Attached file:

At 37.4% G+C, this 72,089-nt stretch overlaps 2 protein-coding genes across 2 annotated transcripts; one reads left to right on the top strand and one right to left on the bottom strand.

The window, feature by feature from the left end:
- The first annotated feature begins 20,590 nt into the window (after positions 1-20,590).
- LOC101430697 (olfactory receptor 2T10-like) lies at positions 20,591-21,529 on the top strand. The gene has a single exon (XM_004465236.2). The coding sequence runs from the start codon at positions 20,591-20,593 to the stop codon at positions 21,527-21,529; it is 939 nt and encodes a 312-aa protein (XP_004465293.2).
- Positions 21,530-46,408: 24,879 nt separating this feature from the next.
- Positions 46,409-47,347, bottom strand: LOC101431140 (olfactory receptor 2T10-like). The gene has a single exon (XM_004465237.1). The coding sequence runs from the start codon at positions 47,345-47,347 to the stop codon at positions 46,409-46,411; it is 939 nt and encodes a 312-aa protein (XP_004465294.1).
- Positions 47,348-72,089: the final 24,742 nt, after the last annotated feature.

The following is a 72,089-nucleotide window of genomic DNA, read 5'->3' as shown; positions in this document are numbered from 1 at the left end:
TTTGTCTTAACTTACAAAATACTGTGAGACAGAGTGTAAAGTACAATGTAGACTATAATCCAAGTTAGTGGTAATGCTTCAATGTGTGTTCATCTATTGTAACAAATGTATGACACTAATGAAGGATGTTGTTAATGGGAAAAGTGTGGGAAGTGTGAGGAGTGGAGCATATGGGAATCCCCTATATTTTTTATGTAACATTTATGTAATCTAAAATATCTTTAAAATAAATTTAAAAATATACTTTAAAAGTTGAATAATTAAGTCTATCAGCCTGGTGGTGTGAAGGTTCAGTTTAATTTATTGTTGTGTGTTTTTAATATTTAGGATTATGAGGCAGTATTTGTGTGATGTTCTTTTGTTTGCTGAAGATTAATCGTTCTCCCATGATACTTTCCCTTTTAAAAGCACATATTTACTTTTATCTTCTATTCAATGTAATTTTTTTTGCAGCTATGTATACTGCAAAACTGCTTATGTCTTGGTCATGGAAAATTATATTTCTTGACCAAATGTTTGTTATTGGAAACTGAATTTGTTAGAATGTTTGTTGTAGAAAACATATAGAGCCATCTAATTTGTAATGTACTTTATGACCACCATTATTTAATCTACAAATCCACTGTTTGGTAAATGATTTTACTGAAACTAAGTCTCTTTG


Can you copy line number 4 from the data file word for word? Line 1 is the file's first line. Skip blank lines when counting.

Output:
- LOC101430697 (olfactory receptor 2T10-like) lies at positions 20,591-21,529 on the top strand. The gene has a single exon (XM_004465236.2). The coding sequence runs from the start codon at positions 20,591-20,593 to the stop codon at positions 21,527-21,529; it is 939 nt and encodes a 312-aa protein (XP_004465293.2).